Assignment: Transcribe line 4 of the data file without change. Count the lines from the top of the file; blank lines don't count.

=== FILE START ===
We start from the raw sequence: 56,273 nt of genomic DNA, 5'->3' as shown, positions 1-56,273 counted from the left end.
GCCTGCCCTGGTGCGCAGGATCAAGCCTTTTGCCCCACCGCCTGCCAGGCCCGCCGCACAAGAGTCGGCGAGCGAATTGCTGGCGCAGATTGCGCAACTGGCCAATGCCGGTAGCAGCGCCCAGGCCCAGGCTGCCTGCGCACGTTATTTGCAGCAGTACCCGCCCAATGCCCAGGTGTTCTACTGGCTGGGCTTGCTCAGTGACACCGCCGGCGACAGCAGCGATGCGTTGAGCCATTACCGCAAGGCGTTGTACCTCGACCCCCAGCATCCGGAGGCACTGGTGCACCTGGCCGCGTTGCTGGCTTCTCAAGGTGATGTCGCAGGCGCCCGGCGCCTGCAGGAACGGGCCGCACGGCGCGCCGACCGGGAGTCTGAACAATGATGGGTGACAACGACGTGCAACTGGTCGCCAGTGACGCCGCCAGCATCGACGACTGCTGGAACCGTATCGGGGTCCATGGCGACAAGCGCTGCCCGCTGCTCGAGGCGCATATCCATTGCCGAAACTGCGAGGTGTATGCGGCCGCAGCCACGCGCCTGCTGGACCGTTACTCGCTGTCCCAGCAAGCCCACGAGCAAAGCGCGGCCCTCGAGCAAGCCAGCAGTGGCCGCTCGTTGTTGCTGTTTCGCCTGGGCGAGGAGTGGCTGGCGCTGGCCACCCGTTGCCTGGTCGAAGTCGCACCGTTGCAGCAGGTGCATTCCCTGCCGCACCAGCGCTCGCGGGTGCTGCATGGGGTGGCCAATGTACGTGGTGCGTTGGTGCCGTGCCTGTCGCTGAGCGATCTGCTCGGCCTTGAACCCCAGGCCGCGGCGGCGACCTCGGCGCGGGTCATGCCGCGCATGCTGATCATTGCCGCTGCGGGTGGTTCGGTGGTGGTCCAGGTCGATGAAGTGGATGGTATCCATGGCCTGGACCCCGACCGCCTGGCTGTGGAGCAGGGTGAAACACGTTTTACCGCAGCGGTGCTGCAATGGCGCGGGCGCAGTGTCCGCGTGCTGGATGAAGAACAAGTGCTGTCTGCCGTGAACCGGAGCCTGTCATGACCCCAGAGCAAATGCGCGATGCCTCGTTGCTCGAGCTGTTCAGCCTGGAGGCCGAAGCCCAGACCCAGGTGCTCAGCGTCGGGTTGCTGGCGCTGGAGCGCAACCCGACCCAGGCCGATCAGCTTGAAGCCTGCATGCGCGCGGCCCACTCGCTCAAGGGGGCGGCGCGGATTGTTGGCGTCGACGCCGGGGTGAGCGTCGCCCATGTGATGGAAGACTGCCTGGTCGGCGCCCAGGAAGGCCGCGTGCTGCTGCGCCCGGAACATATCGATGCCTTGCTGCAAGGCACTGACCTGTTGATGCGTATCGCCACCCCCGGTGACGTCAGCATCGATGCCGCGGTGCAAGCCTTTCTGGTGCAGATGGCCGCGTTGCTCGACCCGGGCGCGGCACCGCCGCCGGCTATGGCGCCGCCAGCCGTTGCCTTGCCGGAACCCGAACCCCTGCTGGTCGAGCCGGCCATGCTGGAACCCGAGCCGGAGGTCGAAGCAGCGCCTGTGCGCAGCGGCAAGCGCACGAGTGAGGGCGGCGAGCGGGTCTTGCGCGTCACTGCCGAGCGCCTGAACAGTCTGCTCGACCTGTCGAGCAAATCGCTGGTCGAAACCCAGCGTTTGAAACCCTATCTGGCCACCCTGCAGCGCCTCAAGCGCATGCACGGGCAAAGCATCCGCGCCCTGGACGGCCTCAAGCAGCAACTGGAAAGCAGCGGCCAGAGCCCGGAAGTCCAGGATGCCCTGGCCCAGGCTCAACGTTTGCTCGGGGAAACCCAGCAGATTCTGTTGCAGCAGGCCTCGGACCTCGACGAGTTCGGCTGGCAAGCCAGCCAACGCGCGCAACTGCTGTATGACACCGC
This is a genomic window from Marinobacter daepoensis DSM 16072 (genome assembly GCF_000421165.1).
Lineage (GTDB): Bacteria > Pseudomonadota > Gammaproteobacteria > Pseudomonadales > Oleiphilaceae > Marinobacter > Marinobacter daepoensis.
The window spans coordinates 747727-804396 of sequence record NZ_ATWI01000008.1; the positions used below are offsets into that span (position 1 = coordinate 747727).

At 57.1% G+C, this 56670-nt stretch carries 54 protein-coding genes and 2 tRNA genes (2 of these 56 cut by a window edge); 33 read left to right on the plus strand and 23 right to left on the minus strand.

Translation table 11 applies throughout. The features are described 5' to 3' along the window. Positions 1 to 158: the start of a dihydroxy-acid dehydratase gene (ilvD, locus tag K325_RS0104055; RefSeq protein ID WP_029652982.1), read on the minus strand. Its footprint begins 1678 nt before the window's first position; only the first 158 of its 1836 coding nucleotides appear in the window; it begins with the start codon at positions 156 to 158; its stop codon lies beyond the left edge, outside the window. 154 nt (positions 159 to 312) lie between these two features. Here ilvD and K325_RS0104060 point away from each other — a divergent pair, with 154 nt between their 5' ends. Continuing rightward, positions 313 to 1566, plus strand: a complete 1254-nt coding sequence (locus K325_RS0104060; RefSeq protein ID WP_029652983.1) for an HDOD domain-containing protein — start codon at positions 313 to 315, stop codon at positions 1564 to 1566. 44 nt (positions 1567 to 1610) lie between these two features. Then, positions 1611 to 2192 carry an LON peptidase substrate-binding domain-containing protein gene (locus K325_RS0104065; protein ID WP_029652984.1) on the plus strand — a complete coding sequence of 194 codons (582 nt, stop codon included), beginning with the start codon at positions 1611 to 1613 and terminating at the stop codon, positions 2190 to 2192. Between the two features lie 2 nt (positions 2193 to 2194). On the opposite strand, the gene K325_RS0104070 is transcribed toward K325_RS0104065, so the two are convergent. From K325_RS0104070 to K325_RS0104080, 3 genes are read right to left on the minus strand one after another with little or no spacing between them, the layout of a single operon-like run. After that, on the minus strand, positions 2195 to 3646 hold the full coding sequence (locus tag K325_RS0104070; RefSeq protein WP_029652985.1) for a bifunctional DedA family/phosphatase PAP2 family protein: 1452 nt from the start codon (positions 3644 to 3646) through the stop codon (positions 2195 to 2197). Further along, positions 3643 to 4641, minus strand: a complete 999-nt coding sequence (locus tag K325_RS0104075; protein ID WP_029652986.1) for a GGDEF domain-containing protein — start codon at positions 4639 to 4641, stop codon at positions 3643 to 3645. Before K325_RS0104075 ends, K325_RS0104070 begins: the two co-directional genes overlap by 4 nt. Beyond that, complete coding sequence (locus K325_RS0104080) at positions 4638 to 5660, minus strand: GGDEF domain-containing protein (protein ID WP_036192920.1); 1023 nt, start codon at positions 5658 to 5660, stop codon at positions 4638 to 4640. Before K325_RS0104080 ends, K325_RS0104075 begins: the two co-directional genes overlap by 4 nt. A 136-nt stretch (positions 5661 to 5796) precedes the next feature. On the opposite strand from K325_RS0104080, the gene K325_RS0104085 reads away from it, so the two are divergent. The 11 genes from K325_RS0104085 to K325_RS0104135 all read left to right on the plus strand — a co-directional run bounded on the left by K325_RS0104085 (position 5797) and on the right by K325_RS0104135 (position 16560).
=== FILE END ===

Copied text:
Lineage (GTDB): Bacteria > Pseudomonadota > Gammaproteobacteria > Pseudomonadales > Oleiphilaceae > Marinobacter > Marinobacter daepoensis.